The majority of the lingcod was released, but 11,000 pounds was retained and sold commercially, troopers said. Under federal guidelines, such activity was legal, but the state retains management control of that particular species, Johnson said.

Read more here: http://www.adn.com/2014/04/22/3436482/company-pleads-guilty-to-illegal.html#storylink=cpy
Fisherman’s Finest pleaded guilty to the charges and will pay a fine of $12,500 ($2,500 suspended), plus be on probation for three years and pay a forfeiture of just over $10,000 for the value of the lingcod haul that was kept.

Hunters, Anglers Blast 5 US Senators Who Want To Strip EPA From Regulating Pebble Mine

By Andy Walgamott, on April 16th, 2014

THE FOLLOWING IS A PRESS RELEASE FROM THE SPORTSMAN’S ALLIANCE FOR ALASKA

Today, 14 leading sportsmen’s and conservation groups expressed their strong opposition to the Regulatory Fairness Act, which would halt the EPA’s efforts to protect Bristol Bay, Alaska from the proposed Pebble Mine. The groups sent a letter outlining their concerns to the co-sponsors of the legislation, which include Senate Minority Leader Mitch McConnell (KY) and Sens. David Vitter (LA), Joe Manchin (WV), Lisa Murkowski (AK), and James Risch (ID). These groups are some of over 1,000 sportsmen’s organizations and businesses that have written the EPA in support of its efforts to protect Bristol Bay.

From the letter: It was with great disappointment that we read your recent legislation to eliminate the EPA’s current work to protect Bristol Bay, Alaska for future generations of hunters and anglers. Stopping the Pebble Mine at Bristol Bay’s headwaters is one of the top priorities for the sportsmen community across the U.S.; a fact that we hope is not lost on Senators who represent not only many sportsmen, but some of the best hunting and fishing areas in the country. While we do not always agree with the EPA or its actions, in the case of Bristol Bay, the EPA is acting to protect productive fish and game habitat, thousands of jobs, and $1.5 billion in annual economic impact.”

“The development of a massive surface mine such as Pebble and its likely impacts on the waters and fish and wildlife resources of Bristol Bay, Alaska, have been thoroughly analyzed through the Bristol Bay Watershed Assessment,” said Whit Fosburgh, President and CEO of the Theodore Roosevelt Conservation Partnership. “The EPA’s undertaking of the 404(c) review process is the next logical step under the Clean Water Act which is needed and justified to ensure the conservation of the unique resources of Bristol Bay.”

The Regulatory Fairness Act would prohibit the EPA from using its Clean Water Act Section 404(c) authority to restrict permits at “any time” that a particular development will have an “unacceptable adverse effect” on America’s waterways or fisheries. In the case of the proposed Pebble Mine, the EPA’s exhaustive 3-year peer-reviewed scientific study found that even without a catastrophic accident it will destroy up to 94 miles of salmon spawning streams and 5,350 acres of wetlands, lakes, and ponds in the Bristol Bay region. In February, the EPA began the 404(c) process to determine the best way to protect Bristol Bay from the Pebble Mine.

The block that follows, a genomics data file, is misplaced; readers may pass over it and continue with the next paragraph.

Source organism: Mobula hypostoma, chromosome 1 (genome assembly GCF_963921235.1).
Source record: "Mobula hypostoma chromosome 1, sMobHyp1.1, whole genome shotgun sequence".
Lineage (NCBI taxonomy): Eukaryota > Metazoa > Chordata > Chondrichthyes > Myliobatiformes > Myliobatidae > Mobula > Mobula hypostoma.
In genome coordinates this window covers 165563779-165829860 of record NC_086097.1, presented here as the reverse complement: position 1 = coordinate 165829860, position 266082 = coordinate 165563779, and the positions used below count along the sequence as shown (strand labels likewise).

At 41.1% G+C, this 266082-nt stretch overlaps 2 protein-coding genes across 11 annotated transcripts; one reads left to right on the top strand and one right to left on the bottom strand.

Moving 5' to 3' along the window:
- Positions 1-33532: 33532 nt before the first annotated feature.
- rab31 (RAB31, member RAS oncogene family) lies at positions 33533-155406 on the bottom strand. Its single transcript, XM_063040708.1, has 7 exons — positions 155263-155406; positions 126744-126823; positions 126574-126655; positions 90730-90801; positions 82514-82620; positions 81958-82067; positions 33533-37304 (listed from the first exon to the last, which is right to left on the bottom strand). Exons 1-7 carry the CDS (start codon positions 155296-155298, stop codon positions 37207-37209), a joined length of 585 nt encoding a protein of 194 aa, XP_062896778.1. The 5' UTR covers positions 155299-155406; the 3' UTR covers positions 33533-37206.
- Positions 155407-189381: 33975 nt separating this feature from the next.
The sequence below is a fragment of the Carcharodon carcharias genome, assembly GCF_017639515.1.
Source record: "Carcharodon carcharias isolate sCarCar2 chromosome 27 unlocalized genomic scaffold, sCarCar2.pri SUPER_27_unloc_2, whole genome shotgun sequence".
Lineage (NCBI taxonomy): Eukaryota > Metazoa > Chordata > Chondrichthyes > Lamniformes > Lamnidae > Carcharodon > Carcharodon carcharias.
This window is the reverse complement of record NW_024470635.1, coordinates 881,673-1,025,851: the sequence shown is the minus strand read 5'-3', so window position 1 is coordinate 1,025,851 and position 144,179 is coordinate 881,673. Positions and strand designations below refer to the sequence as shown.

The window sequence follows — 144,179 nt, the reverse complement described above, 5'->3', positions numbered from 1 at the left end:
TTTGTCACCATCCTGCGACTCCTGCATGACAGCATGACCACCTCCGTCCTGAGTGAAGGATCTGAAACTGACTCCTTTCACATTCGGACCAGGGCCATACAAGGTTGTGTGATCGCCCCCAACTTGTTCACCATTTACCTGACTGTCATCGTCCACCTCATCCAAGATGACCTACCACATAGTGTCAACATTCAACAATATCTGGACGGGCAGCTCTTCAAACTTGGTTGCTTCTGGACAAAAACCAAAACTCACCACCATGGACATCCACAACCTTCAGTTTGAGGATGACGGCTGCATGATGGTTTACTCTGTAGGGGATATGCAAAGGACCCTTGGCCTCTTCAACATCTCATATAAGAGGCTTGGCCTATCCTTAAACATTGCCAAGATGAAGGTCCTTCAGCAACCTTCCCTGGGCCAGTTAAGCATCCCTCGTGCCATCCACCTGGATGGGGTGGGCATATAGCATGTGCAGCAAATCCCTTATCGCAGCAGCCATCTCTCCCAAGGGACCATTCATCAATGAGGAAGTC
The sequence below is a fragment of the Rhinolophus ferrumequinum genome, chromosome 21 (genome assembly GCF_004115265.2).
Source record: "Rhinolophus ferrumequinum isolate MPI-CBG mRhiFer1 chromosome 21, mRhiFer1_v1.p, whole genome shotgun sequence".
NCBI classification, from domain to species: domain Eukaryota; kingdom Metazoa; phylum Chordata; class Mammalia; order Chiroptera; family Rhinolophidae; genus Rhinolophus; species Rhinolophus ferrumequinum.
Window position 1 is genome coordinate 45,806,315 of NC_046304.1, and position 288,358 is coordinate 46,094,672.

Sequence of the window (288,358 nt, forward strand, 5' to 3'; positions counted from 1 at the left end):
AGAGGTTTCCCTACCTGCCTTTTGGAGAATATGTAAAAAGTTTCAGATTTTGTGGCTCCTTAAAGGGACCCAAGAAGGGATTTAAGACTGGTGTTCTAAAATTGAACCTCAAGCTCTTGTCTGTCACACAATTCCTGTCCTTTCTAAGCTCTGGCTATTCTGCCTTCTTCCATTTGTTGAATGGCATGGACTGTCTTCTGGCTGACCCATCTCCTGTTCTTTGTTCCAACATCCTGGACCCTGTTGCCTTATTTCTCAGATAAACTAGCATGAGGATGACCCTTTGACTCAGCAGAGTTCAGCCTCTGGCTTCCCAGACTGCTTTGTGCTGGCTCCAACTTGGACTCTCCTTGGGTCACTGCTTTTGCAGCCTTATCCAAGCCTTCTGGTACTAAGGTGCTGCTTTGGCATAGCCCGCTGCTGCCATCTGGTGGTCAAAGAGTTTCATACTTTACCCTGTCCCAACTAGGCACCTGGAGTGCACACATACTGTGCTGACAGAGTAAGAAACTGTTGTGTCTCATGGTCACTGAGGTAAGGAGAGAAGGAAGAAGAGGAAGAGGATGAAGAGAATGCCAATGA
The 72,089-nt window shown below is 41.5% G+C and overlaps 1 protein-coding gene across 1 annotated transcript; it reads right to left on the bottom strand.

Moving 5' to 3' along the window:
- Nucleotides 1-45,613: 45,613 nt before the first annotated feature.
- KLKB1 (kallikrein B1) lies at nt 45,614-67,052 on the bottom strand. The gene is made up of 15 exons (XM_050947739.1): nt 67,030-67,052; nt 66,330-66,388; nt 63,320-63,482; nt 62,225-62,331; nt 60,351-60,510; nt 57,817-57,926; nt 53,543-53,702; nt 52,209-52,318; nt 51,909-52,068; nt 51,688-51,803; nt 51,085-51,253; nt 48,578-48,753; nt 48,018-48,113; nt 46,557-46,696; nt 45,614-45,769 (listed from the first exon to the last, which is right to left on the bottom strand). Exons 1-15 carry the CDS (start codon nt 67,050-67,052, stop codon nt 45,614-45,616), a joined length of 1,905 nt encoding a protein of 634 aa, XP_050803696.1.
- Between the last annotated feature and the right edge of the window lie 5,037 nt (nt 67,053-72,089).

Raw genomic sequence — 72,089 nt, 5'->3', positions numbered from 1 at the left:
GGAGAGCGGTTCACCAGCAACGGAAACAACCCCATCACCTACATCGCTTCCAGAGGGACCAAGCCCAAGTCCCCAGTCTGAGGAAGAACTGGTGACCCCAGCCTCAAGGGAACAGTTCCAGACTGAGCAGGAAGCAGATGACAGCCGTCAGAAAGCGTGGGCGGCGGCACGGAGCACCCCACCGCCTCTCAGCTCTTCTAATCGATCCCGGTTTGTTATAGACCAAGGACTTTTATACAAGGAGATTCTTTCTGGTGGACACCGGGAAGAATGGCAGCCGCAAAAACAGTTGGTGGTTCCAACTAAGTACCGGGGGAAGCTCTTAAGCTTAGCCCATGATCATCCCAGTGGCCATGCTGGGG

“The legislation these Senators are supporting runs directly counter to one of the top priorities for hunters and anglers from across the U.S.,” said Scott Hed, Director of Sportsman’s Alliance for Alaska. “We’ve heard from thousands that Bristol Bay is worth protecting; now is not the time to halt the EPA’s thorough process in protecting this sportsman’s paradise.”

Groups signing the letter include:

American Fly Fishing Trade Association
Backcountry Hunters and Anglers
Berkley Conservation Institute
Bull Moose Sportsmen’s Alliance
Campfire Club of America
Dallas Safari Club
Delta Waterfowl Foundation
International Federation of Fly Fishers
National Wildlife Federation
Orion – The Hunters Institute
Pope and Young Club
Theodore Roosevelt Conservation Partnership
Union Sportsmen’s Alliance
Wildlife Forever

House Bill 77 Thrown Out

Eli Huffman of Jake’s Nushagak Salmon Camp sent us this:

 

 

Greetings!

We have some big news to share today:

Yesterday, after months of dedicated phone calls, emails, testimony and frustration, HB77 died in committee. This bill threatened the water rights of individual Alaskans and would have removed the voice of the Alaskan public from important natural resource decisions. Because of the overwhelming response and testimony from you, HB77 will not make it to the floor for a vote.

 

Thank you for your help in stopping HB77!

 

The overwhelming public response to this legislation demonstrates Alaskans’ unwavering passion for our salmon, wildlife and natural resources. We will continue to stay involved and in contact with our representatives in Juneau. We predict similar legislation may be introduced again next year, but as we’ve so clearly demonstrated, we have the power to speak up and fight to protect our renewable resources. We will continue our work to ensure the protection of Alaska’s hunting and fishing resources. Please check our website for updates on this important news.